So one of the most painful experiences of my executive career was when Amblin didn’t pick up my option for a third year. I wasn’t surprised – and they didn’t fill the position for two years after that – but it still hurt. Badly. It took me about six weeks of buying unnecessary clothing purchases and driving around town listening to Smoke Gets in Your Eyes, while the tears poured down my face, to get through it. But I survived and went on to even better gigs. You can too.
Here are some of the things that helped me.
Wallow in it for a full week. Scream, cry, buy shoes or obsessively play video games, eat ice cream, worry your family and friends sick.
Put it in perspective. Talk to other friends who’ve been through this. If you can find other people who were fired by the same person who fired you, all the better. Find stories of famous people who have been fired, yes, you and Albert Einstein got the axe.
Lick your wounds and move on. Acknowledge you’re still in pain, but move forward any way you can. Ask friends for help, take baby steps. Create something new, redo your resume, draft a cover letter to use later.
Critical self-evaluation. Now that you have some of the tears and rage behind you, ask yourself, was there anything you could have done differently or better? Sometimes, you have to take some responsibility but other times, you might have done nothing wrong and there were other factors in play that were out of your control.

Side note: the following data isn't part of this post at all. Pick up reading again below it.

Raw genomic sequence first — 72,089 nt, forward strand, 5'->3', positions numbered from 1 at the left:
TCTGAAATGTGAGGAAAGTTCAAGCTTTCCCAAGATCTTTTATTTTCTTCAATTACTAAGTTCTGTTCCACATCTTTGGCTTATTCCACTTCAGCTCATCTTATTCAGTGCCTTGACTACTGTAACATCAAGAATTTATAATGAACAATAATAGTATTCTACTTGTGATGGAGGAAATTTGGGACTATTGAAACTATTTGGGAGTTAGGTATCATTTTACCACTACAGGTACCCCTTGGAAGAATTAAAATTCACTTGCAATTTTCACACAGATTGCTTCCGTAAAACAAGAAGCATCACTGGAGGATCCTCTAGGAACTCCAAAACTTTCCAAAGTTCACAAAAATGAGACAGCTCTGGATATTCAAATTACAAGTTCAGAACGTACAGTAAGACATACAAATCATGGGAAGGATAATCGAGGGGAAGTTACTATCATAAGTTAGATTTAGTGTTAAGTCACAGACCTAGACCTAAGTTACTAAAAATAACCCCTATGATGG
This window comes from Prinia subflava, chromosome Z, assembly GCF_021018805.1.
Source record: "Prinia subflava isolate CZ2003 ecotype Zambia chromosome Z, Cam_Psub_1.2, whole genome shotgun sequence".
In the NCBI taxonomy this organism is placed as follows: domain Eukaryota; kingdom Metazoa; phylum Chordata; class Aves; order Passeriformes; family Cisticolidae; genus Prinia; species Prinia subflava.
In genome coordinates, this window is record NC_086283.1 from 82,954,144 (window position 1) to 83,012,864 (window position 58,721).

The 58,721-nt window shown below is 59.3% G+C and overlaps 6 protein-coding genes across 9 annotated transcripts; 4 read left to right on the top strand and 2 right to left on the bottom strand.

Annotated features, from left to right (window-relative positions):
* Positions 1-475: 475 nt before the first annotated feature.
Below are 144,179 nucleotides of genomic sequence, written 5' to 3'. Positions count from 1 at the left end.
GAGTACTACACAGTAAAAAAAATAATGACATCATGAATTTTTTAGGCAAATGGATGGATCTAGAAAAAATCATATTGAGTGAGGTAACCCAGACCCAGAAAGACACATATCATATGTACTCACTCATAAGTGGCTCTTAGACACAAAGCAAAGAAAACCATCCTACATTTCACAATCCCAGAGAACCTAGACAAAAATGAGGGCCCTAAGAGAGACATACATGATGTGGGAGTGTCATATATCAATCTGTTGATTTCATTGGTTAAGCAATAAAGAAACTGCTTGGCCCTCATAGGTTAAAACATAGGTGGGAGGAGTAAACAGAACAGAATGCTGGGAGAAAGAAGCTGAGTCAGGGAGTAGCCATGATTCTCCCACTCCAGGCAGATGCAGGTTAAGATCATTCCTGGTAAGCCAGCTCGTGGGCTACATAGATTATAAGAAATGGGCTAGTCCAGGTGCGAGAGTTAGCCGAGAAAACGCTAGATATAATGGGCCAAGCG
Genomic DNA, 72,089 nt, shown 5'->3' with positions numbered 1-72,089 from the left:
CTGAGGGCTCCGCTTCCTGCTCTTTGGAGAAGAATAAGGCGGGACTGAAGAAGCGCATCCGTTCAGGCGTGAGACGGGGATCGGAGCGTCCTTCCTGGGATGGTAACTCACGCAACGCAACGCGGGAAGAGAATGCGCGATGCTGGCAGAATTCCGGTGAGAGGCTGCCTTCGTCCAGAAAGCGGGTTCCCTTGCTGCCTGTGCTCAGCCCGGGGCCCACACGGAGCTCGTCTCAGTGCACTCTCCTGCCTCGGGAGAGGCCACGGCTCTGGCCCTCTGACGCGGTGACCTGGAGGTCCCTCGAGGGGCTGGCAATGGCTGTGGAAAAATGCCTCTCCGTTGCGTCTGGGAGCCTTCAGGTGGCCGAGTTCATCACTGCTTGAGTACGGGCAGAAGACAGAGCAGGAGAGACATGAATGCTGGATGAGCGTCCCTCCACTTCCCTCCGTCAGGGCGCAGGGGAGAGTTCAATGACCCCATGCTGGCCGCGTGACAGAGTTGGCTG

Craft your story. Be able to tell people what happened but put it in a positive light. Don’t talk shit about anyone, even if they were awful. If all else fails, you can always say it was fascinating to work with such a big personality. And now you have these new contacts!
Start again. Network, start new projects, and put the word out to anyone who will listen that you’re looking for a new opportunity. Keep it up until you land. And remember, helping other people makes you feel better. Recommend that friend to an agent or buy the homeless guy a sandwich.
Let me know what strategies you've found helpful. Tweet me @CaroleKirsch. I'd love to hear from you.
Director of WGA’s Showrunner Training Program, creator & Director of the CBS Diversity Writers Mentoring Program, international speaker and a leading expert on entertainment career strategies, Carole Kirschner teaches creative professionals how to break in, move up and navigate the business. Her book, Hollywood Game Plan: How to Land a Job in Film, TV and Digital Entertainment is a primer on how to break in and make your mark in the entertainment industry. Through her popular workshops, including her Virtual Course: “Hollywood Bootcamp: How to Get Your First (or Next) Job in Entertainment,” Carole teaches writers, producers, directors and executives the real world strategies that will help them blast past barriers and take their careers to the next level.